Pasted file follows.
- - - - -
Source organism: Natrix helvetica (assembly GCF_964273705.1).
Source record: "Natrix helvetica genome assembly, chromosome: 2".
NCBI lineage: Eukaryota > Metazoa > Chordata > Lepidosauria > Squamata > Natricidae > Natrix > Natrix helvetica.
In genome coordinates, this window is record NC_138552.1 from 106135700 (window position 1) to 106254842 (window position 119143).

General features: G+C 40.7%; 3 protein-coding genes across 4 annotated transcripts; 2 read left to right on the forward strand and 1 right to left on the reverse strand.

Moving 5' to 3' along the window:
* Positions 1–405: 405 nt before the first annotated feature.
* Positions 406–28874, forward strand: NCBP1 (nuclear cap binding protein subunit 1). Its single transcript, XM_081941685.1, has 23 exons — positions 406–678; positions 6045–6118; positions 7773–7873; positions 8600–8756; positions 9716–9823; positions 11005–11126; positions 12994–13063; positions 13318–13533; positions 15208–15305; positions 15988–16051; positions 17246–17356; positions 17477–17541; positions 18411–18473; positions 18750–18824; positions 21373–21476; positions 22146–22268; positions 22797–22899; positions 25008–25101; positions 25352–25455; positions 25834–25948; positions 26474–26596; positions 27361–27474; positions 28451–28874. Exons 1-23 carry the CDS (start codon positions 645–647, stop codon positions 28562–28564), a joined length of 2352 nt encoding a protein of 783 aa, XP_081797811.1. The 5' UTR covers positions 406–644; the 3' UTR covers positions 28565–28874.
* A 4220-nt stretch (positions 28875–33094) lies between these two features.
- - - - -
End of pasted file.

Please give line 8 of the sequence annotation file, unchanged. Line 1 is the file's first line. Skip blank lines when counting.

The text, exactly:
* Positions 406–28874, forward strand: NCBP1 (nuclear cap binding protein subunit 1). Its single transcript, XM_081941685.1, has 23 exons — positions 406–678; positions 6045–6118; positions 7773–7873; positions 8600–8756; positions 9716–9823; positions 11005–11126; positions 12994–13063; positions 13318–13533; positions 15208–15305; positions 15988–16051; positions 17246–17356; positions 17477–17541; positions 18411–18473; positions 18750–18824; positions 21373–21476; positions 22146–22268; positions 22797–22899; positions 25008–25101; positions 25352–25455; positions 25834–25948; positions 26474–26596; positions 27361–27474; positions 28451–28874. Exons 1-23 carry the CDS (start codon positions 645–647, stop codon positions 28562–28564), a joined length of 2352 nt encoding a protein of 783 aa, XP_081797811.1. The 5' UTR covers positions 406–644; the 3' UTR covers positions 28565–28874.